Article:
Pelé’s first World Cup memory is of his father crying.
This was 1950. Brazil hosted, and rolled teams 4-0, 7-1 and 6-1. Before the final game, against Uruguay, the Brazilian players received gold watches with “For the World Champions” engraved on them. O Mundo’s showed a picture of the Brazilian players under the headline, “These are the World Champions.” To say that Brazil was the favorite would mistakenly suggest this was some sort of competition. It was just the way the future would unfold at the Maracanã, the largest stadium in the world, which was still an active construction zone.
The game wasn’t televised. That would come four years later. So Pelé’s father listened on the radio. Brazil lost.
Multiple people committed suicide. Pele’s father cried.
It’s known as the Maracanazo. The tragedy of the Maracanã.
Pelé: From adversity to a world champion
Nelson Rodrigues, the famous Brazilian playwright, wrote: “Everywhere has its irremediable national catastrophe, something like Hiroshima. Our catastrophe, our Hiroshima, was the defeat by Uruguay in 1950.”
Pelé made many more cheerful World Cup memories. He won it three times. 1970, the first World Cup broadcast in color, mostly sticks in the memory for his yellow jersey. Pelé is pretty much the reason why the number 10 is ‘The Dude’ in soccer.
World traveler with soccer in his heart
My initial World Cup memories are similarly giddy.
In 1994, I ran inside from playing in the woods behind my grandparents’ house to find my older cousins watching TV. “Who’s that guy?” I asked. It was, of course, Alexi Lalas. The US wore denim shirts. The opposition wore yellow. It must have been the game against Colombia, when Andres Escobar scored an own goal and signed his own death warrant. I ran along to play downstairs in the basement.
In 1998, we lived deep in the jungles of Borneo. We didn’t have a television, Internet, or ice cream. Every morning, I would get the daily local paper and try to read the World Cup news. Basically, this involved making my parents translate every other word and, a lot of the time, just staring at the goalscoring charts. I remember the hairstyle of Gabriel Batistuta’s and his headband.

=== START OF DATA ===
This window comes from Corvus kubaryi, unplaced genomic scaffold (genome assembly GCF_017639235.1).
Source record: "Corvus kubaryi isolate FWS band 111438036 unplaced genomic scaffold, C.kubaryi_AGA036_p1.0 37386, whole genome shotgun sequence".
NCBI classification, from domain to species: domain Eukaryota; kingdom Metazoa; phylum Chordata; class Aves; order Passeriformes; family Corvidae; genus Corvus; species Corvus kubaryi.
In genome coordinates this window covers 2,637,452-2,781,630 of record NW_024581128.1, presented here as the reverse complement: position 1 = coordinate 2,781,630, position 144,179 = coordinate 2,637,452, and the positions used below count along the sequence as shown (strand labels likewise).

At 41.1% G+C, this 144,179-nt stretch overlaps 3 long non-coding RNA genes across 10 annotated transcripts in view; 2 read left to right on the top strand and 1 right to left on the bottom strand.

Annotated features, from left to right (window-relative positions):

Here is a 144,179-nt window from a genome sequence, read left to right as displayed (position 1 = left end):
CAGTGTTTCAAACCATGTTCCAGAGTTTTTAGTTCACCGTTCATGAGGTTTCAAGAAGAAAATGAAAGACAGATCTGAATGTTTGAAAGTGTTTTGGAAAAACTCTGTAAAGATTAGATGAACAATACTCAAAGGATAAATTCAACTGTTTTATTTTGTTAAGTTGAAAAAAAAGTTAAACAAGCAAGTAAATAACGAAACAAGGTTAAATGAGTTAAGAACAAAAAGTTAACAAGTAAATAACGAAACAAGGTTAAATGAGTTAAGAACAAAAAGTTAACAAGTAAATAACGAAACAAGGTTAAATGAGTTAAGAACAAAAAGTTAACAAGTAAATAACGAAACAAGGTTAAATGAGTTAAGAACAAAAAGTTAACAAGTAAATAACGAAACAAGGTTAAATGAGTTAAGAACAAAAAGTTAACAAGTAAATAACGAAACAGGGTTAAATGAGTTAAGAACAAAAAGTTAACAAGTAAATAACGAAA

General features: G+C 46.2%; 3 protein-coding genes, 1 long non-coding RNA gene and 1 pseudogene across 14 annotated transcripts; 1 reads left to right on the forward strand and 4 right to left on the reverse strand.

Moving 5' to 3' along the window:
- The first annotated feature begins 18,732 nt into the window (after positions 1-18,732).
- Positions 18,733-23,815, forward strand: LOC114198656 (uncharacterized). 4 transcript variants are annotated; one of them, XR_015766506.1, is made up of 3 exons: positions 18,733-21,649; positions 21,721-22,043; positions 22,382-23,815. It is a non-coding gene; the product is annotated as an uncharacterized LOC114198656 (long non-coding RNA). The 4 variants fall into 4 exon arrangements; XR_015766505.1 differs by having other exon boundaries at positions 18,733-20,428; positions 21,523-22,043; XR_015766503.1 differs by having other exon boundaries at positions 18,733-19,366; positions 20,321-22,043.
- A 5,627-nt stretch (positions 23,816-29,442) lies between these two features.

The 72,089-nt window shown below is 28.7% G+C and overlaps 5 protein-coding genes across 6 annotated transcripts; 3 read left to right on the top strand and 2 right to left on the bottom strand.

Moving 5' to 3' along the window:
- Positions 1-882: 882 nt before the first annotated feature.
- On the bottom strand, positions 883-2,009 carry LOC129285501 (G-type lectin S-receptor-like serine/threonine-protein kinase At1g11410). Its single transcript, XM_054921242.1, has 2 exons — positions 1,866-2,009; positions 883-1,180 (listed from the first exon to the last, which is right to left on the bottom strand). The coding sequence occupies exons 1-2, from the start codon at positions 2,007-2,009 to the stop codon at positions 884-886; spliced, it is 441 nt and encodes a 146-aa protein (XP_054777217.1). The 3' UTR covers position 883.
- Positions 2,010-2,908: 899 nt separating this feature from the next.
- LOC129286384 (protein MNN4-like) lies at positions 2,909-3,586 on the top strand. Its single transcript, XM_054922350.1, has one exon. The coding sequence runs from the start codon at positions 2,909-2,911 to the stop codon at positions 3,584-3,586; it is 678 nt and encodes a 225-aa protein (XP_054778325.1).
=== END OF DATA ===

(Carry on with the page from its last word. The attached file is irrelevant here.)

By 2002, we went to Bali for part of the World Cup, and I would watch in hotel lounges or TVs propped up in the back of restaurants. For the England-Brazil game, my dad took me to an outdoor bar. I had never been to one before.
The whole place heaved to its feet when Michael Owen scored. Rowdy Brits whipped their half-drunk bottles above their heads. Beer spilled everywhere. It was sticky. Then, of course, they got much grumpier when Ronaldinho retired David Seaman on global television. A handful of people dressed in yellow went to the front and danced with a Brazil flag. Everyone else booed. I was beaming. I had never seen other soccer fans before.
Mostly what I remember of that World Cup is the ad. An Indonesian man sits, bouncing a soccer ball. “Kapan Indonesia masuk Piala Dunia?” he asks the camera. When will Indonesia make it to a World Cup? He kicks the ball at a poster of a mulletted Alessandro Del Piero. The ball sucks into the poster, and Del Piero comes to life. They play a little one-on-one, and Del Piero says some things in stilted Bahasa. I’m still not sure what the ad is trying to sell. High fructose corn syrup, I presume. My brothers and I still quote it to each other. Kapan Indonesia masuk Piala Dunia?
The American experience
Nowadays I watch World Cup games in 4K. Recently, I watched one on YouTube TV. On my phone. In a jet plane. Roughly 10,000 feet above the Gulf of Mexico. The future is wild.
But sometimes, it can feel like we’ve crossed over from analog to digital. It’s a little too slick, too sterile. Remember when players used to have mullets? Those old games just feel a little more tactile in the memory. Like watching in 35mm or listening to vinyl through a Marantz receiver. So what I tried to do, alongside Exile Content Studio, iHeartRadio and my co-host Nando Vila with The Best Soccer Podcast in the World, was delve deep into the nostalgia of pre-photoshopped World Cups and revel in the grit a little bit.
Pelé’s father cried, after all. Hopefully your initial World Cup memories were a little less traumatic.
The next episode of The Best Soccer Podcast in the World is all about Mágico González and how his fun approach to the game has made him a “cult hero.”
Have an exclusive first listen below and be sure to tune in on Tuesday, December 13 to hear the full episode.
Photo credit: IMAGO / Sven Simon
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